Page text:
Top Suffolk officials are confident that the family set to buy the county nursing home will raise the quality of care.
But some lawmakers and patient advocates are wary, saying private operators ultimately may seek to cut costs and turn away the sickest patients.
Israel Sherman and his nephew Samuel, who own 13 nursing homes statewide, agreed last week to purchase the John J. Foley Skilled Nursing Facility in Yaphank for $23 million. The tentative deal, which also would relieve Suffolk of a $10 million annual subsidy to run the home, came days before County Executive Steve Bellone reached a new 10-year contract agreement with the police officers union that will save $30 million in pay raises through June 2013, but provide for steady increases thereafter.
Under the Foley deal -- which Bellone's office touts from a patient care standpoint, as well as a fiscal one -- the buyers must keep the nursing home's 194 remaining residents and offer private-sector union jobs to its 205 employees.
Chief Deputy County Executive Regina Calcaterra said she thoroughly investigated the Shermans' health and safety record before signing off on the deal for the 264-bed facility.
"Based on our analysis, and the Shermans' history, we're under the impression they [Foley patients] will be getting a higher level of care," Calcaterra said in an interview.
Legis. William Spencer (D-Centerport), a physician who chairs the health committee, has called the deal a "home run" for nursing home patients and county taxpayers.
But Legis. John M. Kennedy Jr. (R-Nesconset) expressed concern that the private operators, while bound to keep Foley's current occupants, would eventually steer clear of residents whose care is more expensive.
"I can't say I have any kind of full assessment of these people," Kennedy said. "But whether it's the Shermans or the Acme Nursing Home Co., I keep coming back to the fact that they're focused on the dollar as their bottom line."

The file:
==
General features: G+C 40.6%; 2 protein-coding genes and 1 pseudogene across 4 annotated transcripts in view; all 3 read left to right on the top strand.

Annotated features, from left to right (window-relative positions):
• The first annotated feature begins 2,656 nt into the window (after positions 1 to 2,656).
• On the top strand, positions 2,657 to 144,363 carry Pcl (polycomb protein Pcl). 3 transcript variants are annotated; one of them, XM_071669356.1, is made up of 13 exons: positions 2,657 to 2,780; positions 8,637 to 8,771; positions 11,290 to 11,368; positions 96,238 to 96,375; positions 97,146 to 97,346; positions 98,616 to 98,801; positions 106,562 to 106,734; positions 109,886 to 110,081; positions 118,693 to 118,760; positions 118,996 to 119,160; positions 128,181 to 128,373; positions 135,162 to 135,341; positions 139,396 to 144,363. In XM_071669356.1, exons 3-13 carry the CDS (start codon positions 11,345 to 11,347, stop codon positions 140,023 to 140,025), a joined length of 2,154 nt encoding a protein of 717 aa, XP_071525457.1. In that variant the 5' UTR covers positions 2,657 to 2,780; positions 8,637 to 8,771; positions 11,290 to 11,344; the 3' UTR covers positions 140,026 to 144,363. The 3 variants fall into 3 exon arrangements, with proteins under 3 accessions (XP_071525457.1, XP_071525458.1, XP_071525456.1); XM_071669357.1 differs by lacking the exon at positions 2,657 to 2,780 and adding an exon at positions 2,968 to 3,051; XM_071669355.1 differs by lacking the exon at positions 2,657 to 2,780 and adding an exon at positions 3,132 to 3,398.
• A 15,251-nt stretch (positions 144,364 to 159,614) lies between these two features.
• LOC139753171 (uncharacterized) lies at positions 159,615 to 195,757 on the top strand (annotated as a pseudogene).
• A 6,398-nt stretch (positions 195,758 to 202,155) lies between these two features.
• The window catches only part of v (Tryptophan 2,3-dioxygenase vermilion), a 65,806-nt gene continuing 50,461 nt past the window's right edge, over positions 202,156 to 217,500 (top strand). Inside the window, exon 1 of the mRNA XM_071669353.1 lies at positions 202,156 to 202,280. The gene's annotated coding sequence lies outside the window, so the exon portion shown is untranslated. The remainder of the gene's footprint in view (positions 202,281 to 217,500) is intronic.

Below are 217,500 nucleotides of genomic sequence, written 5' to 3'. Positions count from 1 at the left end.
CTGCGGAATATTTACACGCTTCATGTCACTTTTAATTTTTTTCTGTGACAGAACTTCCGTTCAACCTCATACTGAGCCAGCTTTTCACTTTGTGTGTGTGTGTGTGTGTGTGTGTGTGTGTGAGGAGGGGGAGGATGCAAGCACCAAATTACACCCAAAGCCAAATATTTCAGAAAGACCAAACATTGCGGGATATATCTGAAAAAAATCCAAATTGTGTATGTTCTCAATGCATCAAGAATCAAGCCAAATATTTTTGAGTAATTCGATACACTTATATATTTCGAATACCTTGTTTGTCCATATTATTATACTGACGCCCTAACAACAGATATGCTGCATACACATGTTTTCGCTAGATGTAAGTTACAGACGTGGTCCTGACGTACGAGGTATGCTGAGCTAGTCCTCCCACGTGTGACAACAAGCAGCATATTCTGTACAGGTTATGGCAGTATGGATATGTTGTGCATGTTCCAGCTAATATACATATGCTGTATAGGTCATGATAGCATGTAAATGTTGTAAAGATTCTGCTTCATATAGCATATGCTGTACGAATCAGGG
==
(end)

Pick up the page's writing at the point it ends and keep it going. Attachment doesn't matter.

Representatives of the family, who will host open houses for lawmakers and families of Foley patients this week, didn't respond to requests for comment. They forwarded an inquiry to the president of a nursing home trade organization.
"They're recognized as very good, quality operators across the spectrum of their facilities," said Richard Herrick of the New York State Health Facilities Association.
Israel Sherman has 30 years of nursing home experience, many as a former administrator at a Great Neck location. He and his nephew began acquiring their facilities, including Sunharbor Manor in Roslyn Heights and 11 in western New York with the name Absolut Care, seven years ago. Last year, they added the Niagara Rehabilitation and Nursing Center in Niagara Falls.
Calcaterra said the county found no lawsuits alleging poor care against the family or any of their business entities. In comparing New York State Department of Health inspection surveys, she added that Foley generated more complaints, and received more citations for violating state and federal regulations, than the average of the buyers' 13 nursing homes.
She also pointed to the federal Centers for Medicare and Medicaid Services nursing home rankings. In that annual assessment, Foley last year rated two of five stars, or "below average."
The Sherman facilities scored an average of 2.8 stars, near the "average" three-star rating. While the family's only Long Island facility, Sunharbor Manor, received an "above average" rating of four stars, six of their upstate homes were rated at one or two stars.
Richard Mollot, executive director of the Manhattan-based Long Term Care Community Coalition, a patient advocacy group, disagreed with Suffolk's using the average Sherman ranking to predict they'll improve care at Foley. He said the number of substandard facilities is more telling.
"If they were all four or five stars, that would be somewhat comforting to me, but they're certainly not," Mollot said, adding that municipal nursing homes have long been "safety nets" for the sickest patients.
Majority Leader DuWayne Gregory (D-Amityville) said he would weigh the financial benefits of the deal -- Suffolk already faces a projected $300 million deficit -- while still carefully vetting the buyers.
"Obviously, we can't afford to lose $10 million a year on this," he said. "We're in a tight crunch with the budget. But that doesn't negate our responsibility to examine any red flags that may arise."
The father of one Foley patient said he is hoping for a "seamless transition." Mastic Beach resident George Barnes' son, Chris, suffered cardiac arrest and brain injury while in London in 2005, and has since been in a vegetative state.
"My son is 100 percent disabled. He's got no physical or cognitive ability, and the bottom line is he's paramount in my considerations," Barnes said. "If he doesn't get comparable or better care, I promise they'll hear from me."
With Laura Figueroa